The polka, a couples dance in duple time, was popular in much of Europe during the second half of the nineteenth century. Since many immigrants from Europe settled in the Great Plains during that period, they brought an affinity for the polka dance and the associated music with them as part of their cultural legacy. Germans and Czechs, in particular, have tended to be the most active in perpetuating the polka tradition in the Great Plains, but Poles, Swedes, Danes, Norwegians, Finns, Italians, Slovenians, Croatians, and other European Americans also identify the polka as part of their ethnic heritage.
The nineteenth-century polka craze also entered Mexico from Europe, and Mexican musicians in Texas interacted with musical German, Polish, and Czech immigrants there to shape the polka style of the Tex-Mex conjuntos (bands). During the twentieth century Mexican Americans migrated to many areas of the Great Plains, bringing the conjunto style of polka music and dancing with them.
Polka musicians in the Great Plains play in several distinctive styles. The names of the most influential styles refer to ethnic groups– Czech or "Bohemian," German or "Dutchman," Polish, Mexican, and Slovenian. There is a core constituency of dancers and players from the particular ethnic group in each of the polka "scenes"; however, people from a variety of other ethnic backgrounds participate as well. Mutual influences are common in the music and dancing.
In rural areas, Czechs and Germans have been the most active. There are important concentrations of Czech bands in eastern Nebraska and central Texas. Both the Czech and German polka styles tend to emphasize brass and reed instruments in interaction with an accordion or concertina. The Dutchman style of German American music, originally from southern Minnesota, has also been influential in the Great Plains. Broadcasts of the Whoopee John Orchestra over Minneapolis's clear channel station wcco were avidly followed on the Plains, and the well-known Dutchman bands toured westward from Minnesota. Thus German bands from the Dakotas to Kansas often use the Chemnitzer type of concertina played by Whoopee John. The Czech bands, on the other hand, tend to utilize the diatonic button box accordion or modern piano keyboard accordion. The German bands strive for a smoother blended brass and reed sound, while the Czech bands opt for an incisive brassy or reedy tone from the wind instruments.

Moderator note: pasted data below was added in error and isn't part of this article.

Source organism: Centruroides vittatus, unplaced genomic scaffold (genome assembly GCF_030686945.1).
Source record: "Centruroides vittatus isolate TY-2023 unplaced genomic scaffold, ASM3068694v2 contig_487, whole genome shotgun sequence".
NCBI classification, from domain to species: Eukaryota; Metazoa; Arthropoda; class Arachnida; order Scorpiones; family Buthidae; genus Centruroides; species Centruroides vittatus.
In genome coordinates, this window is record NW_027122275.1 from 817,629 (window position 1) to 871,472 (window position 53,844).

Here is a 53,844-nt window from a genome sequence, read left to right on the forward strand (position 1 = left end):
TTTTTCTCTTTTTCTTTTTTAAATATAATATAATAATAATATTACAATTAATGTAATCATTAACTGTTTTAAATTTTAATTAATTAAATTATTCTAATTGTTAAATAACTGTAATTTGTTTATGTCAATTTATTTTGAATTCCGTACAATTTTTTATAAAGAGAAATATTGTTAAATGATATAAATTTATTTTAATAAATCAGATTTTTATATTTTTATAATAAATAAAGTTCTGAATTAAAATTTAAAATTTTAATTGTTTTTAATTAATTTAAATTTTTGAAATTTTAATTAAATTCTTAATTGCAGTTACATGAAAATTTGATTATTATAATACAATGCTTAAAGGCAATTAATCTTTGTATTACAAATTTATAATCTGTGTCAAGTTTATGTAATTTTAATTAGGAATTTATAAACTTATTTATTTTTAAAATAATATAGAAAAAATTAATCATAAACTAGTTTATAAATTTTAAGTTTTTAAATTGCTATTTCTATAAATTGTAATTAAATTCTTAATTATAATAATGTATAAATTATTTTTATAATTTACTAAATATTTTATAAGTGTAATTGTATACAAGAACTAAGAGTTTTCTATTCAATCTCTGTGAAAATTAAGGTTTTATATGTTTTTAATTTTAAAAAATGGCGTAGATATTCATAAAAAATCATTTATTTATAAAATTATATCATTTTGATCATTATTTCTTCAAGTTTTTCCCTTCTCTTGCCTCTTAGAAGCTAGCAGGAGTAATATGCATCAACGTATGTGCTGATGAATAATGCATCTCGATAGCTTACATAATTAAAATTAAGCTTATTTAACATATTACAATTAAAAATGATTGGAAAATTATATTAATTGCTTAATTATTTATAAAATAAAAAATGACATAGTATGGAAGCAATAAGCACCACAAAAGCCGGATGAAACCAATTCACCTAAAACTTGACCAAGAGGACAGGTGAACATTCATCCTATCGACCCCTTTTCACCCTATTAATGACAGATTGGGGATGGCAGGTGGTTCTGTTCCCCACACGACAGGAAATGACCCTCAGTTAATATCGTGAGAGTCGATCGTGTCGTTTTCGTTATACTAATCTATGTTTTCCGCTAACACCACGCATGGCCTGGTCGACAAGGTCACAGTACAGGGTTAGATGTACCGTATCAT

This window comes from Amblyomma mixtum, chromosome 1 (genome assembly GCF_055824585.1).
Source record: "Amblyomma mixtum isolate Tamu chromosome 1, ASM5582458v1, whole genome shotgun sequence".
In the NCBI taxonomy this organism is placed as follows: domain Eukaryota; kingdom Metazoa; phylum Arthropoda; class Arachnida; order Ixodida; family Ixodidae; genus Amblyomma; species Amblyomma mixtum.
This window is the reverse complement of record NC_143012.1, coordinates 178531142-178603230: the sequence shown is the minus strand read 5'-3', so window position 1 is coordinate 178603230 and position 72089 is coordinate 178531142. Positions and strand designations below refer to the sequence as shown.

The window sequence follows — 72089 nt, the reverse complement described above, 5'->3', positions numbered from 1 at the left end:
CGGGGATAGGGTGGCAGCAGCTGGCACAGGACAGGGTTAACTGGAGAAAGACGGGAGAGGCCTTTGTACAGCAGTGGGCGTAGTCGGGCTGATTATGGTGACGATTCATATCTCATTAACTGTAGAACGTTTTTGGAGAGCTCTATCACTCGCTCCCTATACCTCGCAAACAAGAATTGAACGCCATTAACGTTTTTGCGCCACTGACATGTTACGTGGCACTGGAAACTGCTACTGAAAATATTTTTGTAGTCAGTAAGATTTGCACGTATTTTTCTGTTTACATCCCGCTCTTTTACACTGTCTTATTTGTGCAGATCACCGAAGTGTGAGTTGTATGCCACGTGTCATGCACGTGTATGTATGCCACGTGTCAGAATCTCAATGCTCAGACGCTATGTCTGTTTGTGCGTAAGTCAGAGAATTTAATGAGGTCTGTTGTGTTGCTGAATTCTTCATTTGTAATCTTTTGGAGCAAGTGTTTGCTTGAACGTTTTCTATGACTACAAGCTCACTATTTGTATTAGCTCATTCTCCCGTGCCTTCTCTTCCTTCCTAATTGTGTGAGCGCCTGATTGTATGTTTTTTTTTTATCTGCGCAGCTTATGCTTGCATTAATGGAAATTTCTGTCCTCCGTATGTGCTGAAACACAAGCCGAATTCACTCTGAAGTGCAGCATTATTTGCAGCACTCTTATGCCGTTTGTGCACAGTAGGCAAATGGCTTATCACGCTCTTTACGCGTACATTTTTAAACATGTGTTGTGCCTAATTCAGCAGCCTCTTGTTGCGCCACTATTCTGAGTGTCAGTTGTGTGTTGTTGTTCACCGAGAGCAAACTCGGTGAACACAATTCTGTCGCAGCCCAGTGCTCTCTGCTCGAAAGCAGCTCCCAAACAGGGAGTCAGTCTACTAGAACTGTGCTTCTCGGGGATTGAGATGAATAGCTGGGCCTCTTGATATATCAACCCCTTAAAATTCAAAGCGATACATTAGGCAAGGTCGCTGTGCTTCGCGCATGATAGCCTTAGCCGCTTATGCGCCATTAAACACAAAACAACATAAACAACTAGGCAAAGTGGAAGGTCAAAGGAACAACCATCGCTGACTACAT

Germans from Russia have developed Dutch Hop, a polka style unique to the Great Plains and played mainly in western Nebraska and eastern Colorado. The hammer dulcimer is an important instrument in Dutch Hop, and the trombone provides the bass line rather than the tuba of the Dutchman and Czech bands.
Polish- and Slovenian-style polka bands are strongest in urban centers like Omaha and Kansas City, although on the western Plains there are also Slovenian bands in mining and mill towns. Polish bands are influenced by Chicago Polish musicians like Lil' Wally and Eddie Blazonczyk. They use the Chemnitzer concertina interacting with brass and reeds played in a raucous and polyphonic style. Slovenian bands foreground the accordion accompanied by tenor or plectrum banjo. Slovenian and Polish bands avoid the tuba, using a string bass, bass guitar, or recently a Midi bass synthesizer played by the accordion player with his or her left hand.
Richard March Wisconsin Arts Board
Greene, Victor. A Passion for Polka. Berkeley: University of California Press, 1992.
Keil, Charles, Angeliki V. Keil, and Dick Blau. Polka Happiness. Philadelphia: Temple University Press, 1992.
Leary, James P., and Richard March. Down Home Dairyland: A Listener's Guide. Madison: University of Wisconsin–Extension, 1996.